The Women’s Beekeeping and Enterprise project began in 2020 as a result of Wild Survivors’ human-elephant coexistence projects in rural Upper Kitete, Tanzania. The village borders the ancient Ngorongoro Crater and is bisected by a critical elephant corridor, connecting to Lake Manyara.
Women in the community are particularly marginalised. As the family’s firewood and water collectors, women depend on natural resources from the surrounding environment. They are placed at greater risk of dangerous wildlife interactions, dehydration and lung disease (from cooking on open fires in small enclosed areas).
A group of thirty-six women formed the NARI Women’s Beekeeping Group in 2020, due to the shared challenges of living and farming adjacent to the elephant corridor. Wild Survivors supported the group with the introduction of new sustainable livelihoods in beekeeping, plus permaculture activities, alternative energy and education in business.
Beekeeping helps to bridge the gap in historic gender inequality and creates financial independence for women. Established markets for raw honey and wax stimulate the initiatives, and as a result, women feel empowered to start their own businesses. They become ambassadors for the protection of biodiverse forest ranges, which boosts honey production and fosters meaningful coexistence with elephants.
The women-led enterprises improve the integrity of important forest buffer zones around protected areas. These are crucial to migratory species, such as elephants, also referred to as keystone species, for their critical role in maintaining ecosystems and biodiversity. As Tanzania battles with five times the world’s deforestation rate, amplifying the agency of rural women can push the needle to improved land use, poverty alleviation, and natural regeneration.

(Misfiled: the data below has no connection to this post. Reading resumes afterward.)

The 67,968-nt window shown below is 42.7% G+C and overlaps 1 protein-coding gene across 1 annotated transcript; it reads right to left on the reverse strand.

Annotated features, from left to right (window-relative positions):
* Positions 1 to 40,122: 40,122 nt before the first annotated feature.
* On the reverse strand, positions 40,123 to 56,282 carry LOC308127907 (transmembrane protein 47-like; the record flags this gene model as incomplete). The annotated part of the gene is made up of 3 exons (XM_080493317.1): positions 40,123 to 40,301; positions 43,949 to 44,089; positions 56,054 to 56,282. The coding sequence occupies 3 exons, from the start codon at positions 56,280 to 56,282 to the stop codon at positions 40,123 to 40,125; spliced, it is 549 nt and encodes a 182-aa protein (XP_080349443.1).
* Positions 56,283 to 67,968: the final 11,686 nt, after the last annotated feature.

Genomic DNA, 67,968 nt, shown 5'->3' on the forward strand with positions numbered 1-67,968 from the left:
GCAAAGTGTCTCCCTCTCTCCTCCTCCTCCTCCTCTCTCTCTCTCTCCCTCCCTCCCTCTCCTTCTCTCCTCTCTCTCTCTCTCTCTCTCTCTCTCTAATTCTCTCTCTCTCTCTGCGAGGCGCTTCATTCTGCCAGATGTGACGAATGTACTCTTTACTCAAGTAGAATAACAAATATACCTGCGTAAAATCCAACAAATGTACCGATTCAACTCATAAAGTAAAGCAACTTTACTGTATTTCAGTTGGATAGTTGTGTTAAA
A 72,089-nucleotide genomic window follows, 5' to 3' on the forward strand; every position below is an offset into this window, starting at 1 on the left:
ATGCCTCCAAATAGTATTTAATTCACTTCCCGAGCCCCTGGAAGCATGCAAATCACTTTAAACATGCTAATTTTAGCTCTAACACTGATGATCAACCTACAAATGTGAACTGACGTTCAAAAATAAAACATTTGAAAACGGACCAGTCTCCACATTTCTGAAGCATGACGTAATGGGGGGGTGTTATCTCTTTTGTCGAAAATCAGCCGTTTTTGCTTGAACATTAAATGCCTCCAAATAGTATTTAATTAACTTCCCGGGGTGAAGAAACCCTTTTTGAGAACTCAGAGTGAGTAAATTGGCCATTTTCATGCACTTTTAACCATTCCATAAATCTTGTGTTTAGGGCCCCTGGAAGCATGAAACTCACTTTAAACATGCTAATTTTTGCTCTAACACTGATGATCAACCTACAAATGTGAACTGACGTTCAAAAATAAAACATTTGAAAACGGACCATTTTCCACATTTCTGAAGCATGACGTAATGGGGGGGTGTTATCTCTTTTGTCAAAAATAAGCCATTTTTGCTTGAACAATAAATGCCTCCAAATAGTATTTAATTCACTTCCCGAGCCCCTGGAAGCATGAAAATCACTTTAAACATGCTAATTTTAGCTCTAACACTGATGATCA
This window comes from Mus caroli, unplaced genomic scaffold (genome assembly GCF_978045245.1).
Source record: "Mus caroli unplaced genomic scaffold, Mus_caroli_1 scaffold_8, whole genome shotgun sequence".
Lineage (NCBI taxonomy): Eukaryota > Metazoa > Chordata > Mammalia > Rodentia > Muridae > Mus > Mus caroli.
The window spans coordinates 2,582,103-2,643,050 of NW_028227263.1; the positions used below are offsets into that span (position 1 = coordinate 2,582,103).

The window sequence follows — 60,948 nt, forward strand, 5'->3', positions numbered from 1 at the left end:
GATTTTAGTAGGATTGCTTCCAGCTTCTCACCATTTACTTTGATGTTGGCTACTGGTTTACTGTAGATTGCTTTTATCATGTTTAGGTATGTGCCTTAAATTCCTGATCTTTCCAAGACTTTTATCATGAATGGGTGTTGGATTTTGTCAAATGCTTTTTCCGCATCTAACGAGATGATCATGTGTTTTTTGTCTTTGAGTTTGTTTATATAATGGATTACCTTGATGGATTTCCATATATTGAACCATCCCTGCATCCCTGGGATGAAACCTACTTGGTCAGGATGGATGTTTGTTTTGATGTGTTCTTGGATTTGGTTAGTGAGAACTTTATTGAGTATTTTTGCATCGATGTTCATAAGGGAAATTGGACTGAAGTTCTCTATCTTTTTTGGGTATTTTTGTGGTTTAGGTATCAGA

The NARI women’s group are inspiring neighbouring communities to follow their lead. The ‘Enterprise Hub’ is a learning centre for permaculture, soil regeneration, biogas, water catchment, beekeeping, and agroforestry. This simple and scalable model can be replicated in biodiversity hotspots across the country, in regions where elephant corridors are under threat from habitat conversion, and where honey production is highest. This Biodiversity Protection Value Chain empowers rural women with forest-friendly livelihoods, improved food security, increased resiliency to climate change, and active participation in conservation decisions.
We need investment to reach five key regions in Tanzania, to replicate this scalable and self-sufficient model which preserves Tanzania’s biodiverse ecosystems and improves the lives of local people.